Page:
Bramley has been thinking hard about how he could lay out the tables in the restaurant to keep diners and staff two metres apart. “We could do about 25 covers inside. And if the sun is shining, we could do another 30 covers outside,” he says. “With the takeaway market and a rent reduction, we could just about survive.”
The tiny Book Nook on Ware’s High Street had not even been open a year before it was forced to shut. The owner Julia Chesterman, 49, had to mark the anniversary with a cup of tea and slice of cake in an empty shop. “I sat down with the bookshop cat and I had a tear in my eye,” she says. “In a year we have become a little community hub and achieved so much.”
Chesterman initially tried delivering books but it wasn’t practical. “I was taking telephone orders and leaving books on people’s doorsteps but to be honest I wasn’t getting enough orders,” she says. In the end she closed completely and furloughed herself.
Even though the shop is quite narrow, Chesterman is confident she could reopen safely. She would probably only need to limit the number of customers on a Saturday morning, when lots of people come in for tea and cake. “We never really get overwhelmed,” she adds.
Chesterman, who used to work for the library service, is not especially worried about reduced footfall. “Bookselling can be quite challenging,” she says. “I’m not in this business to make a massive profit. I just want to do something that I love and be part of the community.”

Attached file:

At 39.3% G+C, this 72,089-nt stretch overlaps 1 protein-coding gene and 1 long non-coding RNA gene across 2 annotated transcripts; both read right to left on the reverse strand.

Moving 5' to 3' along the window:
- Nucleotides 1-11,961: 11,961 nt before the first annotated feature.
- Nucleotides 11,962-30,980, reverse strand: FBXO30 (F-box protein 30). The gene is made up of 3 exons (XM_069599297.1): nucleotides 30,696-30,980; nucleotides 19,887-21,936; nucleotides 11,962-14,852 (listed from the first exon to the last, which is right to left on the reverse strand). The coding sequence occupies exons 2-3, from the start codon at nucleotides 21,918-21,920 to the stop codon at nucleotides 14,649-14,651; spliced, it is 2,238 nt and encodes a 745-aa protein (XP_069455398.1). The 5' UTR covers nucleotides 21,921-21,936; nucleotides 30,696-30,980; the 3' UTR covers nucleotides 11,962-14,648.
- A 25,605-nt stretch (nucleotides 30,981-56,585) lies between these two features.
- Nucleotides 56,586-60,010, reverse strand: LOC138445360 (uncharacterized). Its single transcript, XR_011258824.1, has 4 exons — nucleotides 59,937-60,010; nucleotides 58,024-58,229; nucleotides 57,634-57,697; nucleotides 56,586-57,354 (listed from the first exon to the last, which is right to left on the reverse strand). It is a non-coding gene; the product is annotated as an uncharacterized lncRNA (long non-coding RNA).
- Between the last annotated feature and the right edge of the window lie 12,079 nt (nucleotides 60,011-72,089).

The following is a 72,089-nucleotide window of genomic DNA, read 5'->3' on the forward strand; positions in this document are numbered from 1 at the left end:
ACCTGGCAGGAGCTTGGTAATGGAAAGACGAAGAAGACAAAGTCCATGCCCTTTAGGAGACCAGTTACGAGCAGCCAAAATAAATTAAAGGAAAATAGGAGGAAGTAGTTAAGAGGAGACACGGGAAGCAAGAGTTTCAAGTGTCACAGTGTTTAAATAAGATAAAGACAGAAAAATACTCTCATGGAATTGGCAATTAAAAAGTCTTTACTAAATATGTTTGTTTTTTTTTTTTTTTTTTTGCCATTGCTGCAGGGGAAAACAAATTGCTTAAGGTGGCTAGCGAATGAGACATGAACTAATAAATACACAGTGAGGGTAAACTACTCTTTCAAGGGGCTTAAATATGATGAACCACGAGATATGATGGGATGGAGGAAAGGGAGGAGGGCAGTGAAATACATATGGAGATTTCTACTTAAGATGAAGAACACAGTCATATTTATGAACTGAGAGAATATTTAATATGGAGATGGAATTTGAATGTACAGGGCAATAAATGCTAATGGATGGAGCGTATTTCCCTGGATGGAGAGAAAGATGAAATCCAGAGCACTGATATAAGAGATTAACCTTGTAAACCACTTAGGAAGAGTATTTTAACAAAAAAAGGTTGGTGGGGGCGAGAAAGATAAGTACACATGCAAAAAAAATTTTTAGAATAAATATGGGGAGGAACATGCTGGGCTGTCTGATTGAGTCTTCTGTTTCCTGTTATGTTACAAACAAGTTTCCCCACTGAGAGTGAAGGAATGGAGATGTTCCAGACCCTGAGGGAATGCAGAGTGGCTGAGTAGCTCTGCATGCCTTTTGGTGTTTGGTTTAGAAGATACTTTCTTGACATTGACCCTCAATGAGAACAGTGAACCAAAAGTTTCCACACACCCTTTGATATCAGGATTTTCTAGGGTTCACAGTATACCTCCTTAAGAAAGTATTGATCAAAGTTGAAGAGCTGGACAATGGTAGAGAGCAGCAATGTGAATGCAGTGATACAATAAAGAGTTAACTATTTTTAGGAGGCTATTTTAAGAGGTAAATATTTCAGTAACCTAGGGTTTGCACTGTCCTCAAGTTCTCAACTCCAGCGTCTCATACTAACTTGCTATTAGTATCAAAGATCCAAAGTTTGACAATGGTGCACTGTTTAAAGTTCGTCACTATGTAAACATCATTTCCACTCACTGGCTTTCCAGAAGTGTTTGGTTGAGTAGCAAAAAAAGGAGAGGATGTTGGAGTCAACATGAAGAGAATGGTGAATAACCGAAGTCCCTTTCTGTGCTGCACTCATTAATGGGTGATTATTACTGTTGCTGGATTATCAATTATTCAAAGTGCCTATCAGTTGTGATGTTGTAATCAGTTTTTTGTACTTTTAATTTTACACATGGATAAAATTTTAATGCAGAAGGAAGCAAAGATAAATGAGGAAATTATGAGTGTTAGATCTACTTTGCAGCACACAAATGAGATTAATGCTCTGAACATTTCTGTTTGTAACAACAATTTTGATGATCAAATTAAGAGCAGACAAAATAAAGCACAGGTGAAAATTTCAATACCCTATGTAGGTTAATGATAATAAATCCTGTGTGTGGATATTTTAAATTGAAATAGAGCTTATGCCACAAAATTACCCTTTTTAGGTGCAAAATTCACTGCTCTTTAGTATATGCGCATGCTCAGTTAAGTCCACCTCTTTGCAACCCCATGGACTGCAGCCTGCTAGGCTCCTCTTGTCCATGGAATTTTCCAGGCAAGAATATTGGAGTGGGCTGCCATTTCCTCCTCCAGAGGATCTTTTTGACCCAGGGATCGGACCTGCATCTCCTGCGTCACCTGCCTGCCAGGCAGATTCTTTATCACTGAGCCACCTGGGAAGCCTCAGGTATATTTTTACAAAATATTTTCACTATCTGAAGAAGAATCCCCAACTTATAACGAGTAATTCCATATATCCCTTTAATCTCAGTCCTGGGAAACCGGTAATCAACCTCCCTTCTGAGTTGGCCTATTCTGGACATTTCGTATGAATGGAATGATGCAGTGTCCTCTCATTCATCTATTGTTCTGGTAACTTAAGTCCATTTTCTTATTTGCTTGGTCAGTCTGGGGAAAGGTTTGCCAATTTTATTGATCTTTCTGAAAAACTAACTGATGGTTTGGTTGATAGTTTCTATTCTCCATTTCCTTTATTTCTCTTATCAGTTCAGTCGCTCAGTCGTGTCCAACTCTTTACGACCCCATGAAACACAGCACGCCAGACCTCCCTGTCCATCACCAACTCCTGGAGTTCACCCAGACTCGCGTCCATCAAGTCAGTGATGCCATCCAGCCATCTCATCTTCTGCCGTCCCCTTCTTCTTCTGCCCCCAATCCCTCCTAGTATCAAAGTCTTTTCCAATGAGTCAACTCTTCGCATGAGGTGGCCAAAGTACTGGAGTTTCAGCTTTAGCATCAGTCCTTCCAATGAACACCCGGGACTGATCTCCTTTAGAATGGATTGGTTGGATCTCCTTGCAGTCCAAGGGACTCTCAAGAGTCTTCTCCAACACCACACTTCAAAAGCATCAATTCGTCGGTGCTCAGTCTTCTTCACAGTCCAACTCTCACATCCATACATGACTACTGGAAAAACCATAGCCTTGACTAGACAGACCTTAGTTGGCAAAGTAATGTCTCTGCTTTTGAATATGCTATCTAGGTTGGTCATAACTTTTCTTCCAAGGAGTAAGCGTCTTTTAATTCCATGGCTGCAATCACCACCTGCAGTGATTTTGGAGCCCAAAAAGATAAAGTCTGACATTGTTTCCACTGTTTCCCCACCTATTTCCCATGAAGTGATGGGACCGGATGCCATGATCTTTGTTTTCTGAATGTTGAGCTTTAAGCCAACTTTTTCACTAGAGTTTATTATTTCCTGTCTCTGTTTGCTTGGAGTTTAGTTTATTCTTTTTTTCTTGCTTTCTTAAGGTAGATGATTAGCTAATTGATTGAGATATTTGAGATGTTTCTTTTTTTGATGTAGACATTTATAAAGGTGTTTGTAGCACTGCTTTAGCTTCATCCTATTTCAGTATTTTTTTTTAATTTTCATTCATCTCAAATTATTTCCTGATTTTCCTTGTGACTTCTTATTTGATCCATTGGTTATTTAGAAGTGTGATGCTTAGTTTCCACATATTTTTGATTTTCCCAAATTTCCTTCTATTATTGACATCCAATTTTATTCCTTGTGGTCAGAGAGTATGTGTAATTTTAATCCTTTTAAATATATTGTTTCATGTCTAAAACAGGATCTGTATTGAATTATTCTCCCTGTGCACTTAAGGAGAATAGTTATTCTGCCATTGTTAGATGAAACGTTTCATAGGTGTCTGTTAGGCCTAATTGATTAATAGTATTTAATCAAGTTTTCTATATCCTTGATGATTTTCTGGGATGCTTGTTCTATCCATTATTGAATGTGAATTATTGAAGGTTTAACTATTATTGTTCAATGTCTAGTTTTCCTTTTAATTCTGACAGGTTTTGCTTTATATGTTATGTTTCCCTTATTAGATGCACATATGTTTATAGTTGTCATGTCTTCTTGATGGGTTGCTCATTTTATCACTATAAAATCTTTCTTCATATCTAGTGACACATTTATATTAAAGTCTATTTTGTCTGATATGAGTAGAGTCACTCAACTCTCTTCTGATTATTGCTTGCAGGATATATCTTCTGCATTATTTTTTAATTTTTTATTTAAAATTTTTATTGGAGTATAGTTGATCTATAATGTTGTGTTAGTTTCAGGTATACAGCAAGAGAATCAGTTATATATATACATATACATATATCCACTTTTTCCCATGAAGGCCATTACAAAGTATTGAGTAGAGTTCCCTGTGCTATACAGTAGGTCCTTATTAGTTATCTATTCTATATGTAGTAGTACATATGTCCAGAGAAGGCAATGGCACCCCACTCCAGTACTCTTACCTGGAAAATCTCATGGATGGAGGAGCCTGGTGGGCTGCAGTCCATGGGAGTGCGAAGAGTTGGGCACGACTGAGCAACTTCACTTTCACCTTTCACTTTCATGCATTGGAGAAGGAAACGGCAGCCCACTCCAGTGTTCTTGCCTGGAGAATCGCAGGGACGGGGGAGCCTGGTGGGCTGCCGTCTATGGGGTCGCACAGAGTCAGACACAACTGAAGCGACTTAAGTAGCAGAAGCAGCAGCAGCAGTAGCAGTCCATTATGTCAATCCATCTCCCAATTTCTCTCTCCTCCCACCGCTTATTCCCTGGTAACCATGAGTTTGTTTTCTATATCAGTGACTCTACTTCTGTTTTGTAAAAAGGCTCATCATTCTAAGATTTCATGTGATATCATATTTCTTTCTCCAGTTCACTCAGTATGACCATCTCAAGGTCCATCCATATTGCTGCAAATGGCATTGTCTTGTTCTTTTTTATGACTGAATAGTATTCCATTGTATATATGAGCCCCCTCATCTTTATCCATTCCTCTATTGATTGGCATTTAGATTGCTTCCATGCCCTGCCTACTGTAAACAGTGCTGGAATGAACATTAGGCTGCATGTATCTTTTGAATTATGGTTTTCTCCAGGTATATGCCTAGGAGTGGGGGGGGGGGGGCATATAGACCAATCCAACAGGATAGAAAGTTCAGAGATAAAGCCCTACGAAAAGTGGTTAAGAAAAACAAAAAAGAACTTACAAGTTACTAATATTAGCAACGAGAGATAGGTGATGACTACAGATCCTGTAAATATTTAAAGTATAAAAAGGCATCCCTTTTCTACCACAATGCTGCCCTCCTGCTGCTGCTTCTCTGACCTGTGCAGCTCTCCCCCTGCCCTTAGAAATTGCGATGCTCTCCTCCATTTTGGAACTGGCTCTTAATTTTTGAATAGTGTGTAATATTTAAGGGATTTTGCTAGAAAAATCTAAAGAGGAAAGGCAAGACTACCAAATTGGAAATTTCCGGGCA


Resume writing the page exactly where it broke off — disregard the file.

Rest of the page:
The estate agent
The last time estate agent Jake Shropshire, 49, was in Ware’s branch of Jonathan Hunt was in March. “I was able to rescue my telephone and computer,” he says.
Since then the usual buying and selling of property has almost ground to a halt. “There’s been no property viewings,” he says. “It has all stopped.”
Shropshire is trying to keep existing house sales on track. “We are nursing along sales as best we can, but 60% of the lawyers we deal with have been furloughed so there are challenges.”
There are buyers stuck in property chains containing vulnerable individuals. “We have one where a person is shielding so everyone else in that chain will have to wait,” says Shropshire.
A few are moving, however. He is giving the keys to the buyers of a derelict Grade II-listed house this weekend. “There is no crossover of people. There is no danger of contamination,” he says. “I’m just going to leave the keys on their doorstep, ring the bell and run off.”
While he can ride out rest of the lockdown, Shropshire has some concerns about reopening. Staff will need to be paid but it will take a while for new houses to be marketed and sold. “Our income is not instantaneous. It’s going to be three months at best before any money comes in,” he says. “That’s going to be the tough part.”
The card shop
Cathy Emmerson, 53, decided to close her card shop the day before Boris Johnson announced a national lockdown. “We closed at the end of Mother’s Day,” she says. “I’ve got four members of staff and I didn’t feel comfortable asking them to come to work.”
It might be difficult to maintain social distancing when the shop eventually reopens as it is not much bigger than a living room. “We deal with people directly. The elderly like us to read cards to them. Staff need to move around the shop too,” she says.
Nonetheless, she is confident she will find a way to comply. “If we have to put up a sign saying ‘two customers only’ we will,” she says. “It’s a card and greetings shop. It only gets busy on Saturday and around occasions.”
She worries more about the market for party products. “I’m hoping people will want balloons to party but how much socialising will we be allowed to do? Some of our business came from people going out for meals and having drinks at parties. But the greetings card side will definitely remain because people like to send a card.”